By SYDNEY J. FREEDBERG JR
SAN DIEGO: Adm. Mike Rogers, who heads both NSA and Cyber Command, is looking past CYBERCOM’s elevation to an independent Unified Command towards a much wider reorganization of military cyber. Some reorganization is implicit in a Feb. 17 memo in which Defense Secretary Jim Mattis charges Deputy Secretary Bob Work to “develop an initial plan… for more optimized organizational structure and processes to support information management and cyber operations.” But speaking to the AFCEA-USNI West 2017 conference here, Rogers proposed an array of specific changes, from giving tactical units more authority to conduct cyber attacks to creating a new structure to oversee both cyber and electronic warfare.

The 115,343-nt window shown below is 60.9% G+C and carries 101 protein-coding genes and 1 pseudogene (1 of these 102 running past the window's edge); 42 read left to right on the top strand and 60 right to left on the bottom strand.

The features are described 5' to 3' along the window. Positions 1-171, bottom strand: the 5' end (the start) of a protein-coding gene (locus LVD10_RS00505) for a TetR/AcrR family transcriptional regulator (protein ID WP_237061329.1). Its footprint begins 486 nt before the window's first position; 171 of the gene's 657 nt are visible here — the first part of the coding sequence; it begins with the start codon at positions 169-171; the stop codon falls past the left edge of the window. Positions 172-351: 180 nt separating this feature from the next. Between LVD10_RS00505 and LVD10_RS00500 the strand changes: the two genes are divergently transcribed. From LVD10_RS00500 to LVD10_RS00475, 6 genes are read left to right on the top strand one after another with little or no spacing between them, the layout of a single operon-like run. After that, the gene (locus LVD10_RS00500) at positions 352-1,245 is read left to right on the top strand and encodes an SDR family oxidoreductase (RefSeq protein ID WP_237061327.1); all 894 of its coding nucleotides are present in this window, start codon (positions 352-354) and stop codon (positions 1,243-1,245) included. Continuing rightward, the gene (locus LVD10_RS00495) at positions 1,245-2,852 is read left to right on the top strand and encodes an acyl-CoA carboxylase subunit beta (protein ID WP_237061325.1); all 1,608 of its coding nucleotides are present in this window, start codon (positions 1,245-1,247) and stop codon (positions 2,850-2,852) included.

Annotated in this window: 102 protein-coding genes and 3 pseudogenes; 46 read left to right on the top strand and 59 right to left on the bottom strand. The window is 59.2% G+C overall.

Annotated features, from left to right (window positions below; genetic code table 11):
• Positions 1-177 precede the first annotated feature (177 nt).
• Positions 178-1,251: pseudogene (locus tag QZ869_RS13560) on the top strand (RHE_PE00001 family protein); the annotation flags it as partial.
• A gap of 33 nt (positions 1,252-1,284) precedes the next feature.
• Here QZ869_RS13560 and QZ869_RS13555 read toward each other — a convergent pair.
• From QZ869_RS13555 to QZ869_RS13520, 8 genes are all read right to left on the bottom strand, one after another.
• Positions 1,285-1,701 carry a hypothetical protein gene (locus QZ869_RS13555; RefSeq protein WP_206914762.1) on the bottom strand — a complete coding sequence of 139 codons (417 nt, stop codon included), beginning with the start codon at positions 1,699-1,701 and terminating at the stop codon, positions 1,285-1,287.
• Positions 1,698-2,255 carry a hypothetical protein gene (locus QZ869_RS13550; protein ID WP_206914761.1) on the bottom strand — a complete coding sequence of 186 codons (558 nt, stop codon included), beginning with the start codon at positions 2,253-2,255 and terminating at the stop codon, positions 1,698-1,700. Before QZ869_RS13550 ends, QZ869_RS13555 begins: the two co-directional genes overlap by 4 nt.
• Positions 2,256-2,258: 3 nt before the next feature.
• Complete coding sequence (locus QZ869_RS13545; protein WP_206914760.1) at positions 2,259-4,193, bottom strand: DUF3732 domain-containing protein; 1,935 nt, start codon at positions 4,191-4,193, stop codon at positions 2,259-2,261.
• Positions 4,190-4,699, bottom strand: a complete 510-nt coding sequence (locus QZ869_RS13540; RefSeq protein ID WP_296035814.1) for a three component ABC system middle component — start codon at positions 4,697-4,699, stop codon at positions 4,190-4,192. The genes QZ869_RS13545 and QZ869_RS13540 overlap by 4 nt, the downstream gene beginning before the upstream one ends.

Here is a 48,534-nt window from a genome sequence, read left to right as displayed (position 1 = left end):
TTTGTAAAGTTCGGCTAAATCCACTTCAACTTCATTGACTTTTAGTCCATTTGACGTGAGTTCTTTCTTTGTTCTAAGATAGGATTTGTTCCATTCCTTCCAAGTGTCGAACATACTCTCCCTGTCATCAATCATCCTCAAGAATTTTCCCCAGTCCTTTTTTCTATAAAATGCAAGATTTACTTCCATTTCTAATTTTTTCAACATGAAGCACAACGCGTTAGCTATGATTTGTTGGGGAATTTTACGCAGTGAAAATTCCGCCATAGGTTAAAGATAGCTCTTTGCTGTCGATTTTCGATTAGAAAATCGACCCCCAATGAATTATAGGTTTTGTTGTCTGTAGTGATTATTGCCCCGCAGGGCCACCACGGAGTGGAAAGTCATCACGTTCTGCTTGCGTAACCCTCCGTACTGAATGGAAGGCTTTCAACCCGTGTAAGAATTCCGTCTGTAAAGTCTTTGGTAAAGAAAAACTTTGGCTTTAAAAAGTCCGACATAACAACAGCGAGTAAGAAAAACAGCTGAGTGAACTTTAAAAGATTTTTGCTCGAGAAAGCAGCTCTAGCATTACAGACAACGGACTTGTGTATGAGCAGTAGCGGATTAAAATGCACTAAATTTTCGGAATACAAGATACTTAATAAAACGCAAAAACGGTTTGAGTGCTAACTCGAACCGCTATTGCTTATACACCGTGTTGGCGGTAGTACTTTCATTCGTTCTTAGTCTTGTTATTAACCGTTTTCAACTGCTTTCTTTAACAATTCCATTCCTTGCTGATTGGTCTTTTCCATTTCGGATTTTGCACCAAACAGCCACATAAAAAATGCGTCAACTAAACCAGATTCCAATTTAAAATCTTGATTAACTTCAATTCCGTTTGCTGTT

Rogers was notably silent on one burning issue: splitting the two agencies he runs. Obama Defense Secretary Ash Carter and Director of National Intelligence James Clapper both pushed to separate NSA and CYBERCOM, but Rogers was publicly reluctant, as was Senate Armed Forces Chairman John McCain. The 2017 defense bill elevated CYBERCOM from a component of Strategic Command to an independent top-level Unified Command (Sec. 923), but it but forbade separating CYBERCOM from NSA until the Pentagon studied the split and certified it would not pose “unacceptable” risk (Sec. 1642). “We’re looking at the issue,” DoD spokesman Capt. Jeff Davis told The Hill. That study and other NDAA provisions are the impetus for Mattis’s memo.